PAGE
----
Packaging

Packaging is also an important component to successful merchandising. It needs to engage customers, and a good way to do that is by ensuring they can relate to the product. Pictures of users of the product on its label are a big help, Musone says.

“We put our target audience, a 40- to 50-year-old type person, to help attract a buyer that might not necessarily think they should be wearing compression products,” he explains.

Attracting and engaging the potential customer is only part of the packaging battle, thought. Once the user investigates the product, the packaging must properly convey the product’s value proposition in a clear and concise fashion. “We have other selling points on the packaging,” Musone says. “What we feel best makes the brand stand out, because our brand really stands for the quality of the product. That’s what we’re about. Other brands might have other value points.”

Signage

The same goes for signage. Providers should use posters and signs to help advertise their cash sales products within the store. Again, the imagery has to engage the customer and get them to identify with the product. This can be especially effective for customers who might not necessarily see themselves as a user of that product, Musone adds.

“Our pieces use pictures, models and messaging to illustrate the point that you don’t have to have an ulcer on your leg or 80-yearsold to wear this product,” he says. “You can be trying to do everyday, normal activities and need something to help you get back to doing those activities, whether you have minor venous disease or varicose veins or mild lymphedema.”

The same goes for signage. Musone says that in the same way advertisers change their ads in magazines and on the web, providers need to swap out their signs to keep attracting more and newer patients to products. Fresh imagery and message are key.

“We try to keep things fresh by coming out with yearly posters,” he says. “We just came out with our Christmas poster [in December] that says instead of a giving a perfume to a mother or grandmother, you could give a compression stocking or over-the-counter comfort sock. … Basically, a stocking stuffer stocking,” he jokes. “We definitely have a little fun with it.”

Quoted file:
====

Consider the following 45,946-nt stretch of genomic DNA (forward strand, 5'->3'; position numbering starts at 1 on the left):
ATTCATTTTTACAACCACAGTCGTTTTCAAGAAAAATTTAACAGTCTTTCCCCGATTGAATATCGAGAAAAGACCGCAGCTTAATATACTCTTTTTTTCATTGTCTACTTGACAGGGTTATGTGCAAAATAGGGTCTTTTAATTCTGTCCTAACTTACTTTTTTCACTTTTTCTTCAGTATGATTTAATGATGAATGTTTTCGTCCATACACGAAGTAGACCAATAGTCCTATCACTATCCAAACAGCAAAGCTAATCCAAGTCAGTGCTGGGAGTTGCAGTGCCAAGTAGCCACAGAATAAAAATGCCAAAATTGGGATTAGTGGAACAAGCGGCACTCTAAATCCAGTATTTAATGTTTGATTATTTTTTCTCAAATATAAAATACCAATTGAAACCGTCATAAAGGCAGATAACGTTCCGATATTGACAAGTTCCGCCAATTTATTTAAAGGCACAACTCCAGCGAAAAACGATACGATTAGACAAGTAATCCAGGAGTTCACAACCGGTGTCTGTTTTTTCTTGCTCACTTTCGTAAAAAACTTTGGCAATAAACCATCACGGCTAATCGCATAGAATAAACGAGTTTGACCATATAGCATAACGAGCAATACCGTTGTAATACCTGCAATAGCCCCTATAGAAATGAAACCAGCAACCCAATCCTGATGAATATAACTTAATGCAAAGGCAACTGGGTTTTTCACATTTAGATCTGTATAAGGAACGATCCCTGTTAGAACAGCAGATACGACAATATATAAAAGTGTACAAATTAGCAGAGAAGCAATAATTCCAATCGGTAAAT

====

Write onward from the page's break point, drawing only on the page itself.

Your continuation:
And that kind of seasonal fun is just the thing to grab a casual shopper’s attention to a product they might not necessarily have bought unless the signs made them aware of the product.

Placement

How providers locate items in the store is also important. It’s very important to have products placed near complementary items. This is why cereal is located near milk in grocery stores. So, for providers, sheets and mattress covers are ideally placed with beds and mattresses, for example.

In the case of compression items, Musone says that providers should keep those items near fitting rooms, since most compression stockings are fitted products. Once the products have been generally located, they must be properly shelved, as well.

“We try to put our top-selling sizes and materials at eye level or chest level so that it is easier for viewing by either the patient or the fitter,” he explains.

Putting it Together

Getting the right mix of these various merchandising elements also is important. Providers don’t want to have too much signage and too little packaging, for instance. There is a golden retail ratio, according to Musone.

“We teach our sales reps to go in and help provide that,” he says. “The rule we like to walk away with is 70 percent on product and packaging, 20 percent accessories, and 10 percent displays, whether it be a POP display or a leg display. Make sure all the product on the wall gives some visual notice, some attention when the customers walks in. And then you can do some cross selling with the accessories.”

By combining these various elements, providers can craft a winning retail strategy.

“Its amazing how important merchandising is,” Musone concludes. “You have to retail properly.”

This article originally appeared in the January 2012 issue of HME Business.